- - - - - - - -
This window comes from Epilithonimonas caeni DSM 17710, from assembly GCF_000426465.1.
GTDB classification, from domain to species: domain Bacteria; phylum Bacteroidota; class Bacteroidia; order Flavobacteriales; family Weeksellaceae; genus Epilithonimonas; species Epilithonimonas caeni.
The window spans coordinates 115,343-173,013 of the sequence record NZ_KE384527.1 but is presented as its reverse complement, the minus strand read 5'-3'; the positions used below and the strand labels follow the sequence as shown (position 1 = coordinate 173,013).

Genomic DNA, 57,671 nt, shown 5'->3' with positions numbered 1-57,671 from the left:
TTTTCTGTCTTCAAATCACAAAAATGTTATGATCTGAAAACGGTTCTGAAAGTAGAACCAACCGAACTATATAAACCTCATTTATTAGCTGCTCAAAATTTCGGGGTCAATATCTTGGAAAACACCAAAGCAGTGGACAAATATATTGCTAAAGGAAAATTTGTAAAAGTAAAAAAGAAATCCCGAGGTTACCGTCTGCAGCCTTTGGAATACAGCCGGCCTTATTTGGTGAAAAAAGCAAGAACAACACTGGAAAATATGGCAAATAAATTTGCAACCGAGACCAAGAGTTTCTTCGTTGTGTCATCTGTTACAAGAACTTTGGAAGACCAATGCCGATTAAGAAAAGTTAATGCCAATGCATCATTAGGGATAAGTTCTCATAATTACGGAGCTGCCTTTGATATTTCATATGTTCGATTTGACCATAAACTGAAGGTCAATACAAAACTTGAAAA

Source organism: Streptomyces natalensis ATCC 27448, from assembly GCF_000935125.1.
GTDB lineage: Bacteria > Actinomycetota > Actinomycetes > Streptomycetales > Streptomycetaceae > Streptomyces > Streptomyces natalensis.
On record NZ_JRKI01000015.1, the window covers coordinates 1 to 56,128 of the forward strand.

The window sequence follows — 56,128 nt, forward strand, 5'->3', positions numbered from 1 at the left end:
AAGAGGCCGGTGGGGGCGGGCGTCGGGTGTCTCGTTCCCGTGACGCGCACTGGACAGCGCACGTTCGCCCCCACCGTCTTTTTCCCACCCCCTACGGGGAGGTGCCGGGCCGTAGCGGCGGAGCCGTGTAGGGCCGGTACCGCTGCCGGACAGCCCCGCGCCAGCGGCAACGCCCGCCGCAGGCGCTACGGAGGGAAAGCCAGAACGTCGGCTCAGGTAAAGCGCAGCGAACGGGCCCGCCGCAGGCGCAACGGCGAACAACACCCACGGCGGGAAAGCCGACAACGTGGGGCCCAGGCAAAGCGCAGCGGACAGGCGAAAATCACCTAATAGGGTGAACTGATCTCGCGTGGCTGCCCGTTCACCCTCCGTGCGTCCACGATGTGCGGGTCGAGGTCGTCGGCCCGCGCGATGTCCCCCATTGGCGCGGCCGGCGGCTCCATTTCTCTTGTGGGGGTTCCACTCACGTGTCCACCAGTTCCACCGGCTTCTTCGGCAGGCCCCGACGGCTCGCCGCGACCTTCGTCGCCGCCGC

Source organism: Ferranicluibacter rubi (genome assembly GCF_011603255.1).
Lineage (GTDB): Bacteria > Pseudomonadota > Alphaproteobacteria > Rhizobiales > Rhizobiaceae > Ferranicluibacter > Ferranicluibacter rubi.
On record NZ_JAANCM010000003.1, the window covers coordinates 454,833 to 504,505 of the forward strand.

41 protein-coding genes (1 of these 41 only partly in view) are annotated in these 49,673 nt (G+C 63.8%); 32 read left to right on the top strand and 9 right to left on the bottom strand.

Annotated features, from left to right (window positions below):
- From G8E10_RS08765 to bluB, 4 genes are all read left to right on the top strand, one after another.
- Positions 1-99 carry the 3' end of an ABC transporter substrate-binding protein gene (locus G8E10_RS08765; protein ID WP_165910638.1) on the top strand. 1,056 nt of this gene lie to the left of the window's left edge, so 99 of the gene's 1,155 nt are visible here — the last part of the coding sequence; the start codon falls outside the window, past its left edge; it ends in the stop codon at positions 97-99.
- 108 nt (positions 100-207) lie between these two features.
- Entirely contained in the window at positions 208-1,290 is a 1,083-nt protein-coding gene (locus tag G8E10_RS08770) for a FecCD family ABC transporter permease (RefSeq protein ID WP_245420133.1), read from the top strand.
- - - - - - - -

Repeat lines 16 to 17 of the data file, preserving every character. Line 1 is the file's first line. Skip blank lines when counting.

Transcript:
- From G8E10_RS08765 to bluB, 4 genes are all read left to right on the top strand, one after another.
- Positions 1-99 carry the 3' end of an ABC transporter substrate-binding protein gene (locus G8E10_RS08765; protein ID WP_165910638.1) on the top strand. 1,056 nt of this gene lie to the left of the window's left edge, so 99 of the gene's 1,155 nt are visible here — the last part of the coding sequence; the start codon falls outside the window, past its left edge; it ends in the stop codon at positions 97-99.